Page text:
Start building your great modern static website with this boilerplate using Jekyll, React and Webapck.

Jekyll + React + Webpack Boilerplate

Start building your great modern static website with this boilerplate using Jekyll, React and Webapck.

Apr 7, 2019

  • Jekyll
  • React
  • Webpack

  • Introduction

    I am a huge fan of Jekyll and it’s a great tool to quickly create moderns static websites as I have shown in my previous posts - Building the Website - Part 1 and Part 2. However, if you want to include some more interactive pieces on your websites you can take advantage of node modules using npm packages manager and combine them using Webpack + Babel to “compile” your website. You can then use Gulp to add CSS, Image and JS minifications and React components to take advantage of the amazing React community.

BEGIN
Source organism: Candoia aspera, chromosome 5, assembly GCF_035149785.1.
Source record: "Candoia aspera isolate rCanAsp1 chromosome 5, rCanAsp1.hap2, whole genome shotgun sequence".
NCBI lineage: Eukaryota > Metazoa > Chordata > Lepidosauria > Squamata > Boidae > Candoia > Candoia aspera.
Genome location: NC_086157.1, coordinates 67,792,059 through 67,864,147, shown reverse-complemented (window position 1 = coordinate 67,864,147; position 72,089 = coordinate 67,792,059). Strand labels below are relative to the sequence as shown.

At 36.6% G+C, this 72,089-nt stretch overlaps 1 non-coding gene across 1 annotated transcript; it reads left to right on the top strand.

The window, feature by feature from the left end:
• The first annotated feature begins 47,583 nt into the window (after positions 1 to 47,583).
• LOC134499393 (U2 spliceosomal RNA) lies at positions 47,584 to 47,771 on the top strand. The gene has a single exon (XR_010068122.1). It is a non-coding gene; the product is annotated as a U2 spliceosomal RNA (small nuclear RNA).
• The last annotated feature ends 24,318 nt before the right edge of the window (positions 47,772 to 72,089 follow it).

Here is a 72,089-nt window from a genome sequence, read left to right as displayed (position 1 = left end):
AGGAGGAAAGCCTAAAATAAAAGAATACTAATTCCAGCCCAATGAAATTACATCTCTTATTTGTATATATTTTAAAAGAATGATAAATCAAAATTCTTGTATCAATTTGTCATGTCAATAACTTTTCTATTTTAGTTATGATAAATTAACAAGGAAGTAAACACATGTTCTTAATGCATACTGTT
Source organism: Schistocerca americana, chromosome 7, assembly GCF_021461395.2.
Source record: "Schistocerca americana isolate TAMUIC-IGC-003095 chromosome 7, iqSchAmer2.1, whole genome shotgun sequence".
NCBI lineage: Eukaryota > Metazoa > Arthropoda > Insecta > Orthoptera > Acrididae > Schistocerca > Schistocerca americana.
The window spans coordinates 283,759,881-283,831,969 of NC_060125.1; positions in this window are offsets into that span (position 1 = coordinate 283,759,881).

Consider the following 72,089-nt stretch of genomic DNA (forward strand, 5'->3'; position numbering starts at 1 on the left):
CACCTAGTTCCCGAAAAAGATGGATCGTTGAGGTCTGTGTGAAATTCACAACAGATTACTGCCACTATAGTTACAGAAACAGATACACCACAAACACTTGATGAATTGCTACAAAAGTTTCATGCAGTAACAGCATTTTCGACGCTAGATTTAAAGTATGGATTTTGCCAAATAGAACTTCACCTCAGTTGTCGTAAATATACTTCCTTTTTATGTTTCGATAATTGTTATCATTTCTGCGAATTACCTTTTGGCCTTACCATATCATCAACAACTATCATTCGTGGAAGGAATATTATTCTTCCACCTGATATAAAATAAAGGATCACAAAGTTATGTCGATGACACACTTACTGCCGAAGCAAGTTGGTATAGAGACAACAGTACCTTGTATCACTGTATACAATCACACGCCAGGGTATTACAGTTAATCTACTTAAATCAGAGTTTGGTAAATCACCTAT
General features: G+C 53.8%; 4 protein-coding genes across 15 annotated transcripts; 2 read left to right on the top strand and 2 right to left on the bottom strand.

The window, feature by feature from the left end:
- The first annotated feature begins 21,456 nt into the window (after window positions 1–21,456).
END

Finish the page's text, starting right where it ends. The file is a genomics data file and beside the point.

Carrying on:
This is a boilerplate to start building your website using Jekyll, React and Webpack.

    It’s available on my GitHub:


    I have used as a base reference the great boilerplate built by Forestry team incorporating the ideas shared by Alli Zadrozny on his post “Using Webpack and React with Jekyll”. All the libraries have been updated, so you can now run Jekyll with React using Webpack as the wrapper.

    This boilerplate wraps Jekyll and React with Gulp as your local development build pipeline.

    PostCSS and Webpack + Babel are used for CSS and JS compiling & transpiling.

    BrowserSync is used for providing a modern local development experience, allowing you to preview your site on multiple devices in sync.

    BrowsersList is used for configuring Browser support.



    To use Gulp, you must have Node and NPM installed.

    • Install npm: $ sudo install npm -g
    • Install webpack: $ npm install webpack -g
    • Install jekyll: $ gem install jekyll -g


    Once the prerequisites are installed, clone the repository to your local machine, and then run: